Shutter Speed - 0"3
Aperture – F7.1
ISO - 100
That’s why you need a tripod since you won’t be able to take a clear photo at such a shutter speed with the camera in your hands, but without that setting, you won't get the entire subject in focus. Most furniture is rather large so don't be shy to close the aperture more than I did, as it mostly comes down to the size of the subject and the lighting conditions.
Take as many photos of the product from different angles as you can. A single image won’t be enough to keep the viewer’s attention. Ideally, you should have 6-8 photos of the object from different angles – frontal, 45-degrees, the right side, the backside, the left side, and 45-degrees from the other side.
If you wish, you can also take close-up photos to highlight the details that you think deserve the viewer’s attention like the fabric pattern, wood texture, engravings, etc. Thanks to a broad range of images, the client can get a better look at the item.
Since they can’t examine the furniture in person, the photos are their only means of getting acquainted with the object. Pictures from different angles let the viewer virtually walk around the product and better visualize it in their own interior.
Using product photography props can help make your photo significantly better as long as you employ correct furniture photography techniques.
Moreover, for lifestyle product photography props can be considered a mandatory inclusion. Place a vase of flowers, pillows, or hang a painting on the wall, such little things can help set the mood, winning over the viewer.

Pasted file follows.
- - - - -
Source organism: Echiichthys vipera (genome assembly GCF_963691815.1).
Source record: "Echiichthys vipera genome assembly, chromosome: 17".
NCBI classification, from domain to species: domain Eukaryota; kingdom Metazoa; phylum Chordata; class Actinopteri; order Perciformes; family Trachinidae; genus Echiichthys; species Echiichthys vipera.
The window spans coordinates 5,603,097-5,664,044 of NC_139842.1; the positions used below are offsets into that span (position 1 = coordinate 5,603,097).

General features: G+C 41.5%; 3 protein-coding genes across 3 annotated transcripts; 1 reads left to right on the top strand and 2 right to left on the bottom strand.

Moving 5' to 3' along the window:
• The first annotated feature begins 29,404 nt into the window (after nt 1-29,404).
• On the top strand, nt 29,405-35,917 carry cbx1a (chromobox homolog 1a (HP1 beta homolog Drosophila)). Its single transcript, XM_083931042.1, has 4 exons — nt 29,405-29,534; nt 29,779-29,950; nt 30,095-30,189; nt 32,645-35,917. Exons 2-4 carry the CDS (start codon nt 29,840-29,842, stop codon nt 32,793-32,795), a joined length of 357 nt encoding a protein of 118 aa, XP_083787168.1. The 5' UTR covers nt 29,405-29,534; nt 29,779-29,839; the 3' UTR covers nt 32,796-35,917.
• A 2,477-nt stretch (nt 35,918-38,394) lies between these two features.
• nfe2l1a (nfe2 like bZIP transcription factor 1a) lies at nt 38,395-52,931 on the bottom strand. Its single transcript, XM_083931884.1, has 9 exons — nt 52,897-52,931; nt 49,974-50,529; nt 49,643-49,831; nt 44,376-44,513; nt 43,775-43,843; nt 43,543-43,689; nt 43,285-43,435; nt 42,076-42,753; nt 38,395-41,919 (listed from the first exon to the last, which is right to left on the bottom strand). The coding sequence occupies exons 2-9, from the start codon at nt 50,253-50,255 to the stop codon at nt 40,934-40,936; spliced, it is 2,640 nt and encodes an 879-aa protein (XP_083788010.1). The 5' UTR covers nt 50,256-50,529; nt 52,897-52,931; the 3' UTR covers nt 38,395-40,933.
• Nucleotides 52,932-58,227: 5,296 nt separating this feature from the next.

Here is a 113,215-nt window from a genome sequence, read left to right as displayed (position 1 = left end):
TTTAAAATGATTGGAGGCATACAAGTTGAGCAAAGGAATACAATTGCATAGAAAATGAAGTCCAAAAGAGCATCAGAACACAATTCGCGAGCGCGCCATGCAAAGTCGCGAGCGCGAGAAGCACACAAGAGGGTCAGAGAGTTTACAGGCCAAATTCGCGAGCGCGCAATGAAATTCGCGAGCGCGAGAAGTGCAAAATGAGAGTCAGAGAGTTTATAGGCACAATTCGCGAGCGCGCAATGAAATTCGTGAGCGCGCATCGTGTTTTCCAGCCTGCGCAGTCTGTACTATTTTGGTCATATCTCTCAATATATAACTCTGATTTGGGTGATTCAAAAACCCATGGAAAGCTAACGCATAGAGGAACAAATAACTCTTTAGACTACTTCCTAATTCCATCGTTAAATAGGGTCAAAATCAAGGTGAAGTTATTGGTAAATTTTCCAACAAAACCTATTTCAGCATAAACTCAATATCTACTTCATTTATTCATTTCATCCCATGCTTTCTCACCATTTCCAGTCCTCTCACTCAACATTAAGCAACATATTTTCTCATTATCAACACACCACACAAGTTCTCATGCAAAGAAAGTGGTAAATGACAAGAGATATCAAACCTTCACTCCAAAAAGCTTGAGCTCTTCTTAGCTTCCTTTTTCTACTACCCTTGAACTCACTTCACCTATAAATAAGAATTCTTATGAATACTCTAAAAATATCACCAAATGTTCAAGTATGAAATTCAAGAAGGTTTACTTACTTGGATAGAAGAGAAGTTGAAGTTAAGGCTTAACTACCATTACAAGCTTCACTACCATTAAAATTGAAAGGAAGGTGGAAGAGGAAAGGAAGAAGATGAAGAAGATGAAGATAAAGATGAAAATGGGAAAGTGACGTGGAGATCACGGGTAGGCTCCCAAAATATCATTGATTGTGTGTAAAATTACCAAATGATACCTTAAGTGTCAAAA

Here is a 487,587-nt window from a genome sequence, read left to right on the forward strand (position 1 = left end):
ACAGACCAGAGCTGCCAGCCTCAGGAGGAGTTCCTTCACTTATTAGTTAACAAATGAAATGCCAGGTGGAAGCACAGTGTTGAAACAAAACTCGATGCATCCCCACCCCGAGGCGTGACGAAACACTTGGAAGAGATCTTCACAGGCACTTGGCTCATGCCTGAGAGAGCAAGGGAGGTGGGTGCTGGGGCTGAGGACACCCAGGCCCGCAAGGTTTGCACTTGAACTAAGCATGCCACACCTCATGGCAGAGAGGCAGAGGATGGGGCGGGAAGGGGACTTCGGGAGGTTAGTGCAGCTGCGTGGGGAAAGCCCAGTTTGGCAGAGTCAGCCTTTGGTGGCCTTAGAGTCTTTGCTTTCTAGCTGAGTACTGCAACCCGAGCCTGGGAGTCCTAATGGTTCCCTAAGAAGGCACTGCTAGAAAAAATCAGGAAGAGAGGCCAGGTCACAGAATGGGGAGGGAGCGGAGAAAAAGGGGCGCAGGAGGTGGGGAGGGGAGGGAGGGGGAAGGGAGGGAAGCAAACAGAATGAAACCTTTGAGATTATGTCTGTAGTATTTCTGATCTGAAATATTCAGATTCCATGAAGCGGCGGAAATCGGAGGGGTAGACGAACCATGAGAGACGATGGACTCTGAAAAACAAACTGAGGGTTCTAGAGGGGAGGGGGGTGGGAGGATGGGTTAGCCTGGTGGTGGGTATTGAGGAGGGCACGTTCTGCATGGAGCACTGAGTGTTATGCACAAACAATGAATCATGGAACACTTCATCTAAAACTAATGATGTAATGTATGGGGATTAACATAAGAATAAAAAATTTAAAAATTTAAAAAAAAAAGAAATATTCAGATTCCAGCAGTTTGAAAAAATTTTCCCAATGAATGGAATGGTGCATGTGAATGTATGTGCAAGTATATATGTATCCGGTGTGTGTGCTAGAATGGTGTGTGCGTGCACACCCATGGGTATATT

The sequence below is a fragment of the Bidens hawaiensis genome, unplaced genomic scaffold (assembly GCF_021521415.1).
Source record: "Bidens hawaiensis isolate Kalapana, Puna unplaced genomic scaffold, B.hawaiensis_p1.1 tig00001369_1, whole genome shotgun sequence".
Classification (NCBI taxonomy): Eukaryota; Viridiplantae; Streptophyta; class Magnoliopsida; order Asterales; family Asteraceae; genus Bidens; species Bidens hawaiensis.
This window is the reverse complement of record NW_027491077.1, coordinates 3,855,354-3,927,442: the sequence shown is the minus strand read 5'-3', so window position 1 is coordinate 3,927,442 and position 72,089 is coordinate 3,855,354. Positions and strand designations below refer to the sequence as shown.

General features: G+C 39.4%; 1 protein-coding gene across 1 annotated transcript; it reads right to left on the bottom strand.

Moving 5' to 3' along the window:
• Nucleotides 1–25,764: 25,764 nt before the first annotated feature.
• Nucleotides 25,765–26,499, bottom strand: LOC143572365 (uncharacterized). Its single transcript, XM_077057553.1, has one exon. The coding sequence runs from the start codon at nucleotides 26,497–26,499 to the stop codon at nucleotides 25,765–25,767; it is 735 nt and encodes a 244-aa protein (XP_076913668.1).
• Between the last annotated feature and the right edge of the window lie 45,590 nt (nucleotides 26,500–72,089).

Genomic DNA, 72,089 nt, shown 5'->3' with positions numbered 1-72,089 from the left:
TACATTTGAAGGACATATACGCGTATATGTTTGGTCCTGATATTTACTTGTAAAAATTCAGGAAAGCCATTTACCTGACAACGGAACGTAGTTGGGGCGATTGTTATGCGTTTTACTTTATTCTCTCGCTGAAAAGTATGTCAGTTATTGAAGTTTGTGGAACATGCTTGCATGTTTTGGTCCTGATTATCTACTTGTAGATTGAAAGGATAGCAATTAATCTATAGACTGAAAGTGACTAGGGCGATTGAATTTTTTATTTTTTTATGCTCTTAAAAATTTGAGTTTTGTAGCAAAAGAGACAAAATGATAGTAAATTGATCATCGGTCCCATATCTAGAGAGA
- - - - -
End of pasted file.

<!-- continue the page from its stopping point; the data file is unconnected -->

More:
While experimenting with different props can be fun, try to not get carried away with it by adding too many of them. People have different tastes and might not like what you’ve used. They might also start suspecting that you’re attempting to hide a flaw or a dirty spot. I suggest taking multiple photos with and without props.
You can’t just send raw images since they will have flaws that need to be removed, starting from color and lighting and finishing with background problems and unwanted objects that made their way into the shot. If you lack photo editing software, don’t know how to use it, or can’t dedicate the time necessary for proper photo editing due to the number of orders you’ve received,
I suggest you pass on that task to professionals. They can provide background enhancement or replacement, perform color correction, draw in natural shadows, and so on.
If you want to do everything yourself, then dedicate most of your efforts to two things – the background and colors. Clean up the background of your photos to get a more Amazon-friendly look. Learning the art of removing product photography background environments is extremely useful for producing photos suitable for all sales platforms, quicker page loading times, and getting extra attention from potential customers.
Don’t let a strange tint on your photos scare away clients. Quite often the camera can botch the white balance so make any manual adjustments when you notice something is amiss. Proper white balance will ensure your furniture photos look realistic and authentic without having to resort to picture post production.
If you decided to work on your images yourself from the first till the last step, you can save time by using special effects to apply simple changes in a single click. Color correction, white balance, color replacements, and other similar tasks will become a lot simpler with proper effects at your disposal.